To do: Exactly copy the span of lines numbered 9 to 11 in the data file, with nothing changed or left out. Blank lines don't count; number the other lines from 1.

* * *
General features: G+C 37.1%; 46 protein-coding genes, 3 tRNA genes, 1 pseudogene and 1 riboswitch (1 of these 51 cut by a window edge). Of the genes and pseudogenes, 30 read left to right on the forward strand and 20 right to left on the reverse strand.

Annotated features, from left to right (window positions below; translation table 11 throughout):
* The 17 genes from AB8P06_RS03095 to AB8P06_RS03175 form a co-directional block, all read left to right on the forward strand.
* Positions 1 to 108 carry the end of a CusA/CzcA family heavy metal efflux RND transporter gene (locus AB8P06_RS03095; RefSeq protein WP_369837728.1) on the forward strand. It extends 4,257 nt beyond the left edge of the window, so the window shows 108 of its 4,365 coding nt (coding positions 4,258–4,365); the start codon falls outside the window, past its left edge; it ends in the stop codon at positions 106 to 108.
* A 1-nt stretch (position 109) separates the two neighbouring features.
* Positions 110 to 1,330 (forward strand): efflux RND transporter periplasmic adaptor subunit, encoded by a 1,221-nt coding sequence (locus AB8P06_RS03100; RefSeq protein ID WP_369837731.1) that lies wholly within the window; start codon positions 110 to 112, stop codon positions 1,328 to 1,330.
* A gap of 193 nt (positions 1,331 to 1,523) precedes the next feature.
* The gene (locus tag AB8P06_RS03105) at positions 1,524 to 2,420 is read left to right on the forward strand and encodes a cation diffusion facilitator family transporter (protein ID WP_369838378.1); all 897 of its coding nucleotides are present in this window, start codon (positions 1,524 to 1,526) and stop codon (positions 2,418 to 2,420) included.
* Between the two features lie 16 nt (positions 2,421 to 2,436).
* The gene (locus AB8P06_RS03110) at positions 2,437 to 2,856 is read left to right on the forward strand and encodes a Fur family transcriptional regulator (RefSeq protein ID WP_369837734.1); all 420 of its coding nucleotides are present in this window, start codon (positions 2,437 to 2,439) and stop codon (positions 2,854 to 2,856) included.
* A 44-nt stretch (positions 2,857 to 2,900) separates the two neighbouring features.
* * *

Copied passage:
* Between the two features lie 16 nt (positions 2,421 to 2,436).
* The gene (locus AB8P06_RS03110) at positions 2,437 to 2,856 is read left to right on the forward strand and encodes a Fur family transcriptional regulator (RefSeq protein ID WP_369837734.1); all 420 of its coding nucleotides are present in this window, start codon (positions 2,437 to 2,439) and stop codon (positions 2,854 to 2,856) included.
* A 44-nt stretch (positions 2,857 to 2,900) separates the two neighbouring features.